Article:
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Tuesday, November 29, 2016

Arrival Review: We need to talk.

Humanist science fiction, when done right, are some of my most favorite films. Joints like Close Encounters, Silent Runner, and even Contact for the most part celebrate my favorite parts of humanity. They say we're at our best when we solve our problems instead of punching them. That our ingenuity and empathy are what slowly makes this world better.

That is the thesis of this linguistic thriller. Yeah, there's a linguistic thriller out there right now and it's wonderful. It may not last the test of time and it may not win best picture but this movie just made me feel better. That's rare enough as it is.

Amy Adams plays a linguist drawn in by the military to learn the language written by pilots of several alien disks scattered in random places on earth. Each country has their own team with their own disc. Cooperation is easy at first but when progress is slow the super powers begin to think everyone else is holding out on them. Replace giant aliens with a rogue nation and it shows you an agonizingly believable portrait of how the world will most likely end. In silence followed closely by bombs.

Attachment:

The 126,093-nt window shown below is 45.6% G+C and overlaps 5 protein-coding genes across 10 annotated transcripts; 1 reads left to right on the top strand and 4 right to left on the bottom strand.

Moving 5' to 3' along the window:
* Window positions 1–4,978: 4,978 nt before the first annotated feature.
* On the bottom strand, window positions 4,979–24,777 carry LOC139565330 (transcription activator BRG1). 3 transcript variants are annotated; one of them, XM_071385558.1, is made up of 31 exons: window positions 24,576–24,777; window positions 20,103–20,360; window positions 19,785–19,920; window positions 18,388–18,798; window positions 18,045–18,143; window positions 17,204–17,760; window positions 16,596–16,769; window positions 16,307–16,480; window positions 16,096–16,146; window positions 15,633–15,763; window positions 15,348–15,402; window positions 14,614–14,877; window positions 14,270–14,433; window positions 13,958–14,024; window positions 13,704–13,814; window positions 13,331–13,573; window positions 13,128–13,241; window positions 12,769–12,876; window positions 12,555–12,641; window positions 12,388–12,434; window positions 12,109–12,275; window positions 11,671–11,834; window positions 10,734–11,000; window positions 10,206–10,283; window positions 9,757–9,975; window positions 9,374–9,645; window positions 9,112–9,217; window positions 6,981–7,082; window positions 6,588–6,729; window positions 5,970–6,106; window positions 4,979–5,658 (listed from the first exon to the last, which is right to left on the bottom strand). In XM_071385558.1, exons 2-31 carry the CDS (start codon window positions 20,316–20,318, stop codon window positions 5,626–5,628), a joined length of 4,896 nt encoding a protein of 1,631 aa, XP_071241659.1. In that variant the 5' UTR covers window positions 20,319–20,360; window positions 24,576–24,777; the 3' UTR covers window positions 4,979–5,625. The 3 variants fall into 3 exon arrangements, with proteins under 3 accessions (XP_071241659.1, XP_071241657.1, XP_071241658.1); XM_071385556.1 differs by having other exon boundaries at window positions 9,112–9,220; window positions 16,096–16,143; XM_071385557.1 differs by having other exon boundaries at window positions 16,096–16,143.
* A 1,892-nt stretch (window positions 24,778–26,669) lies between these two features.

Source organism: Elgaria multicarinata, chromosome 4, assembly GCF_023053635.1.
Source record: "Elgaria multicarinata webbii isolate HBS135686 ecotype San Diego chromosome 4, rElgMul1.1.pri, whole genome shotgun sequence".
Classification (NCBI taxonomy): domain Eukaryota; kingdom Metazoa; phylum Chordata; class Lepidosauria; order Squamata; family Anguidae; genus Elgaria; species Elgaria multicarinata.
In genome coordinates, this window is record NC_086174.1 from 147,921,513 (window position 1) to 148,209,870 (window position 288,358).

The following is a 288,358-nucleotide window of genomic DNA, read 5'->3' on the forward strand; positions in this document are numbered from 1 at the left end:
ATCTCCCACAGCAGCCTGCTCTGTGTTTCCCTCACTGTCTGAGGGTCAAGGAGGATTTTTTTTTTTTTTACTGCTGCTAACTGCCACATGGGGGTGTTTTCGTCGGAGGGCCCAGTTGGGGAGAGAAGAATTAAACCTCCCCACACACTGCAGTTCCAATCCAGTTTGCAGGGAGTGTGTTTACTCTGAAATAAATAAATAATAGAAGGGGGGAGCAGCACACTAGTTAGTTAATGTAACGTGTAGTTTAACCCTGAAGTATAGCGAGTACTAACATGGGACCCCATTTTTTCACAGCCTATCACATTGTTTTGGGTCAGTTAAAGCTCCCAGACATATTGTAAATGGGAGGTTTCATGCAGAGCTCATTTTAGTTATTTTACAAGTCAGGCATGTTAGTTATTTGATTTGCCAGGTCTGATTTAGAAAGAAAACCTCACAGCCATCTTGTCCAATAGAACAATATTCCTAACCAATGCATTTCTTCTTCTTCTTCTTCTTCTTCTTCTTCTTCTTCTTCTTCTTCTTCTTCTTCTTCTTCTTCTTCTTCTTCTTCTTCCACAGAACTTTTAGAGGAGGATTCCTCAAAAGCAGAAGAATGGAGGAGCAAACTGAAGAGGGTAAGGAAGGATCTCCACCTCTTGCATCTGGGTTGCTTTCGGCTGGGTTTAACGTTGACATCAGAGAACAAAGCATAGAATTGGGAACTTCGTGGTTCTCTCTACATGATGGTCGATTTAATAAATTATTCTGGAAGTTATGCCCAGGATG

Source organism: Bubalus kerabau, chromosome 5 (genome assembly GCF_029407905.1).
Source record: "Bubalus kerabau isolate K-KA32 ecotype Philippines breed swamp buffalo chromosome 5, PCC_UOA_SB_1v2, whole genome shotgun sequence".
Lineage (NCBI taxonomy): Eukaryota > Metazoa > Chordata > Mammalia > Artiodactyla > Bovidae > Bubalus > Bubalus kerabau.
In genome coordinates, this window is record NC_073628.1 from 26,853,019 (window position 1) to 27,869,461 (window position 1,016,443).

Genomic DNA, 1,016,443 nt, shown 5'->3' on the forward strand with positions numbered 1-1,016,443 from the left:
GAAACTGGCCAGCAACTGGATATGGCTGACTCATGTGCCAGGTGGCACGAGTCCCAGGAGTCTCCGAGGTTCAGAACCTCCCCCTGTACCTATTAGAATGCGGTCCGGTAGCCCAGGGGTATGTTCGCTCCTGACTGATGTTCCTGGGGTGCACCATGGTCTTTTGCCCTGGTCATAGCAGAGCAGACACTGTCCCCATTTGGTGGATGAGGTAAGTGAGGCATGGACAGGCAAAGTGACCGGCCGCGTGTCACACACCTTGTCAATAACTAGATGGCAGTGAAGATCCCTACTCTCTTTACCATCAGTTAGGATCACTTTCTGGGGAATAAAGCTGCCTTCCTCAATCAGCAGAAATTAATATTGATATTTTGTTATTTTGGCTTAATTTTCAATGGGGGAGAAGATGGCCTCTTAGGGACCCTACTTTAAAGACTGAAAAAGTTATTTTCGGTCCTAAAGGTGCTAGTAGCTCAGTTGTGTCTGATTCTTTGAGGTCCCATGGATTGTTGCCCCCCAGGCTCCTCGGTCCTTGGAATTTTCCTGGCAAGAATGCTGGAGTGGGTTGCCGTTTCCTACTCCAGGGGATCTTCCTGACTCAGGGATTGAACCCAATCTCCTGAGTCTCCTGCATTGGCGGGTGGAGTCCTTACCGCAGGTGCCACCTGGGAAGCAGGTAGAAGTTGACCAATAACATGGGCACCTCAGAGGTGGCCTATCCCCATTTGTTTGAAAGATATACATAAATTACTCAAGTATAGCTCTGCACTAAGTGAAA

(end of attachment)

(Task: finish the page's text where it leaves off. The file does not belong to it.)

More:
The most impressive thing I noticed about the film is it's sense of mood. Every scene whether it's a quiet cottage by a lake or a cramped plastic MASH hospital carries a solemn sense of... well.... doom. This world isn't ending in a loud and fiery war but in a withdrawn, caffeine addled, depression. The fact the first person to speak to the aliens winds up being institutionalized is a nice, almost cthulian, touch.

This entire film is a puzzle and in retrospect there were tons of clues towards the twist 2/3's of the way through that I thought was earned. But your experience may very. I've already had one fight with a friend who thought it was tripe. I liked it! Though whether you buy it or not you can't deny the actual aliens are worth the ticket price. The secrets of their language and motives make for a good story but it's most artful in how answers get doled out. I mean, I thought the whole show was wrapping up only to glance at the time (my phone was on the lowest brightness, I swear!) and realize there was an hour to go.

And don't get me wrong, those 2 hours flew. I was just concerned it was ending too soon. Which I say is a high compliment when a film ends and you're sad it's over. But not Arrival. No, Arrival ends exactly when it has to. Leaving me with a firmer confidence in the best of us. The idea that in the end... maybe we really can "all get along."

He has a line at the end that will be the cheesiest damn thing you've ever heard. Just know that.

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